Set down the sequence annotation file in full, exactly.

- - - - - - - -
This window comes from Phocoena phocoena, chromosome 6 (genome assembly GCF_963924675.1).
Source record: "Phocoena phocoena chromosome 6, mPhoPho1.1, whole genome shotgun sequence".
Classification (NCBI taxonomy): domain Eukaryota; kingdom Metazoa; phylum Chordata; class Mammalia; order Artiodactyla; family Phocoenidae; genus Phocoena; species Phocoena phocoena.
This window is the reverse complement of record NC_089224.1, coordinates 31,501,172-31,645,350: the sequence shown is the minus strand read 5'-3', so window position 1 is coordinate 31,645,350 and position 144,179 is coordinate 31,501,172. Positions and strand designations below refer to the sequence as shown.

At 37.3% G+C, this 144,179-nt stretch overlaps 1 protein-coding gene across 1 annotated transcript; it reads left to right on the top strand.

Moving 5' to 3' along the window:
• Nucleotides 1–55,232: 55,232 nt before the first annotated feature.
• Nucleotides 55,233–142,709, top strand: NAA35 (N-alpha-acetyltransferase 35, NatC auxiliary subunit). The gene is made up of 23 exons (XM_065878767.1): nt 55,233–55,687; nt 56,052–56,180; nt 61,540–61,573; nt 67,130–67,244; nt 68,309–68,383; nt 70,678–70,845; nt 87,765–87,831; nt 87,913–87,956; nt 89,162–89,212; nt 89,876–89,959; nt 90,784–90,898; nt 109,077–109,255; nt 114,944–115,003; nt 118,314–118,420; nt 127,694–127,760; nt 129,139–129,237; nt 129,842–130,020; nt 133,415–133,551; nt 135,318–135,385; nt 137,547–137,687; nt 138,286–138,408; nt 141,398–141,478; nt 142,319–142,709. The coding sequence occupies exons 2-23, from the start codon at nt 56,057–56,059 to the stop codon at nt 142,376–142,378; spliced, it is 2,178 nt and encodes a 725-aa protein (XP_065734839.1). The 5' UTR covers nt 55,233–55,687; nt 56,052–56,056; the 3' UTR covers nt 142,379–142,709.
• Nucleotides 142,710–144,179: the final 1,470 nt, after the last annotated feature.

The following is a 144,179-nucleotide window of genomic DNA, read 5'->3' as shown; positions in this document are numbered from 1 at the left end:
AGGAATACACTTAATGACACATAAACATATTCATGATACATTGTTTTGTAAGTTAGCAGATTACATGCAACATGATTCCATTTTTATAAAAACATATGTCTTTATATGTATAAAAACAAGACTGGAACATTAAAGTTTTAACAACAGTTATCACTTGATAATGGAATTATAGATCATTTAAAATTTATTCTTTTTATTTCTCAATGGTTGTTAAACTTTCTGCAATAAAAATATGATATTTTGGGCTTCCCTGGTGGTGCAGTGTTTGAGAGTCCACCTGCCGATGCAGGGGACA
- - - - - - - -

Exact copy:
This window comes from Phocoena phocoena, chromosome 6 (genome assembly GCF_963924675.1).
Source record: "Phocoena phocoena chromosome 6, mPhoPho1.1, whole genome shotgun sequence".
Classification (NCBI taxonomy): domain Eukaryota; kingdom Metazoa; phylum Chordata; class Mammalia; order Artiodactyla; family Phocoenidae; genus Phocoena; species Phocoena phocoena.
This window is the reverse complement of record NC_089224.1, coordinates 31,501,172-31,645,350: the sequence shown is the minus strand read 5'-3', so window position 1 is coordinate 31,645,350 and position 144,179 is coordinate 31,501,172. Positions and strand designations below refer to the sequence as shown.

At 37.3% G+C, this 144,179-nt stretch overlaps 1 protein-coding gene across 1 annotated transcript; it reads left to right on the top strand.

Moving 5' to 3' along the window:
• Nucleotides 1–55,232: 55,232 nt before the first annotated feature.
• Nucleotides 55,233–142,709, top strand: NAA35 (N-alpha-acetyltransferase 35, NatC auxiliary subunit). The gene is made up of 23 exons (XM_065878767.1): nt 55,233–55,687; nt 56,052–56,180; nt 61,540–61,573; nt 67,130–67,244; nt 68,309–68,383; nt 70,678–70,845; nt 87,765–87,831; nt 87,913–87,956; nt 89,162–89,212; nt 89,876–89,959; nt 90,784–90,898; nt 109,077–109,255; nt 114,944–115,003; nt 118,314–118,420; nt 127,694–127,760; nt 129,139–129,237; nt 129,842–130,020; nt 133,415–133,551; nt 135,318–135,385; nt 137,547–137,687; nt 138,286–138,408; nt 141,398–141,478; nt 142,319–142,709. The coding sequence occupies exons 2-23, from the start codon at nt 56,057–56,059 to the stop codon at nt 142,376–142,378; spliced, it is 2,178 nt and encodes a 725-aa protein (XP_065734839.1). The 5' UTR covers nt 55,233–55,687; nt 56,052–56,056; the 3' UTR covers nt 142,379–142,709.
• Nucleotides 142,710–144,179: the final 1,470 nt, after the last annotated feature.

The following is a 144,179-nucleotide window of genomic DNA, read 5'->3' as shown; positions in this document are numbered from 1 at the left end:
AGGAATACACTTAATGACACATAAACATATTCATGATACATTGTTTTGTAAGTTAGCAGATTACATGCAACATGATTCCATTTTTATAAAAACATATGTCTTTATATGTATAAAAACAAGACTGGAACATTAAAGTTTTAACAACAGTTATCACTTGATAATGGAATTATAGATCATTTAAAATTTATTCTTTTTATTTCTCAATGGTTGTTAAACTTTCTGCAATAAAAATATGATATTTTGGGCTTCCCTGGTGGTGCAGTGTTTGAGAGTCCACCTGCCGATGCAGGGGACA